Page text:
that.

> > First of all, let me remind you about is_integer bug. It doesn't allow
> > negative numbers. Correct code is:
> > is_integer=re.compile('-?[\d]+).match
>
> This is not a bug. Since ID values cannot be negative.
Then it is a bug in name. It should be is_id_int or is_non_negative_int.

Here are the figures for the code in trunk
> > 1) Upstream sql.py
> > model 0.01646
> > min 0.02979
> > avg 0.03267
> > max 0.03597

Here are the figures for the first two patches. They give about 8% speedup.
> > 2) Optimised SQLTable.__init__ and SQLField.__init__ (patches
> > attached, backwards compartible, though you may want to remove my
> > testing marks)
> > model 0.01380
> > min 0.02697
> > avg 0.03003
> > max 0.03189
> > So - about 8% speedup (by avg time) here.

Here are the figures for the last patch. Uncertain 1-5% speedup.

mdipierro

unread,
Jun 8, 2009, 11:18:26 AM6/8/09
to web2py Web Framework
I understand what you say below but I think it is important to measure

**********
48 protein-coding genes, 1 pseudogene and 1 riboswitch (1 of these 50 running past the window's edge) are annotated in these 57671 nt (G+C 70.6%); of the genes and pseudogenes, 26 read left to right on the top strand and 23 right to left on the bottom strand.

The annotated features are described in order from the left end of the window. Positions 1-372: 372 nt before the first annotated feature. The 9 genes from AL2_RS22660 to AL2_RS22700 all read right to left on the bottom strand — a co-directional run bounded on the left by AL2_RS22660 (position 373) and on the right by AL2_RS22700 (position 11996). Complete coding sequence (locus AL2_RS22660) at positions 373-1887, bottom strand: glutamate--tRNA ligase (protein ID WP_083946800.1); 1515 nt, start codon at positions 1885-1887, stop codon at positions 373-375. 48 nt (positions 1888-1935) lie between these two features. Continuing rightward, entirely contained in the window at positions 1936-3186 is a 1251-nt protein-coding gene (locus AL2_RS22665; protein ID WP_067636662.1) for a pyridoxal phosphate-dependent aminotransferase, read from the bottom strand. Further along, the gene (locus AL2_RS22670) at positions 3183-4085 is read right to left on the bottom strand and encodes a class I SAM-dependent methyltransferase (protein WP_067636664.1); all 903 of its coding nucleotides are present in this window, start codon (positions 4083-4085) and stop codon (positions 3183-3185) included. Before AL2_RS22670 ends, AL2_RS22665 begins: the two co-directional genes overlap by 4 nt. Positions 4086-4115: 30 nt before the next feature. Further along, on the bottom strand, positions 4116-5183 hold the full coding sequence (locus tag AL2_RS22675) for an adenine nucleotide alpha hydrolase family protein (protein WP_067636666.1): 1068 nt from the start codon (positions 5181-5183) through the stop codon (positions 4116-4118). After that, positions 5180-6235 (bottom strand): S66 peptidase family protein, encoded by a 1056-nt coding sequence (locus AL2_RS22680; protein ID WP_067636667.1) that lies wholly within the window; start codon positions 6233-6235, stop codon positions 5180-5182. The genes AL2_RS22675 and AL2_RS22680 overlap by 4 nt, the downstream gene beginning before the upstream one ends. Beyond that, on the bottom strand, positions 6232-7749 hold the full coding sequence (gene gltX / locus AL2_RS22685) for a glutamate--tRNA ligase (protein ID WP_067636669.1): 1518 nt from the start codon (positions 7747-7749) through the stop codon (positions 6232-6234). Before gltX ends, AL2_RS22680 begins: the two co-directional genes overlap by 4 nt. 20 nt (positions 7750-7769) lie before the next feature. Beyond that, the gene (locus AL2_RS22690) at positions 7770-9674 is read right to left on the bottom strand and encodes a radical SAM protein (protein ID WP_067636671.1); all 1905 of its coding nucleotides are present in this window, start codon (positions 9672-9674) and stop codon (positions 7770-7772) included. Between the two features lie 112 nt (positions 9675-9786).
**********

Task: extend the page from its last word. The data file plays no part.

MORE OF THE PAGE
the total speedup from the original/stable sql.py and the one in trunk
on the same machine and same complex model that you have.

Massimo

Alexey Nezhdanov

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Jun 8, 2009, 11:27:29 AM6/8/09
to web...@googlegroups.com
On Monday 08 June 2009 19:18:26 mdipierro wrote:
> I understand what you say below but I think it is important to measure
> the total speedup from the original/stable sql.py and the one in trunk
> on the same machine and same complex model that you have.
NP, it is running right now. Quite slow, will finish in ~10minutes.

Preliminary results (10 sets:)
min 0.05579
avg 0.055944
max 0.05611
model time unknown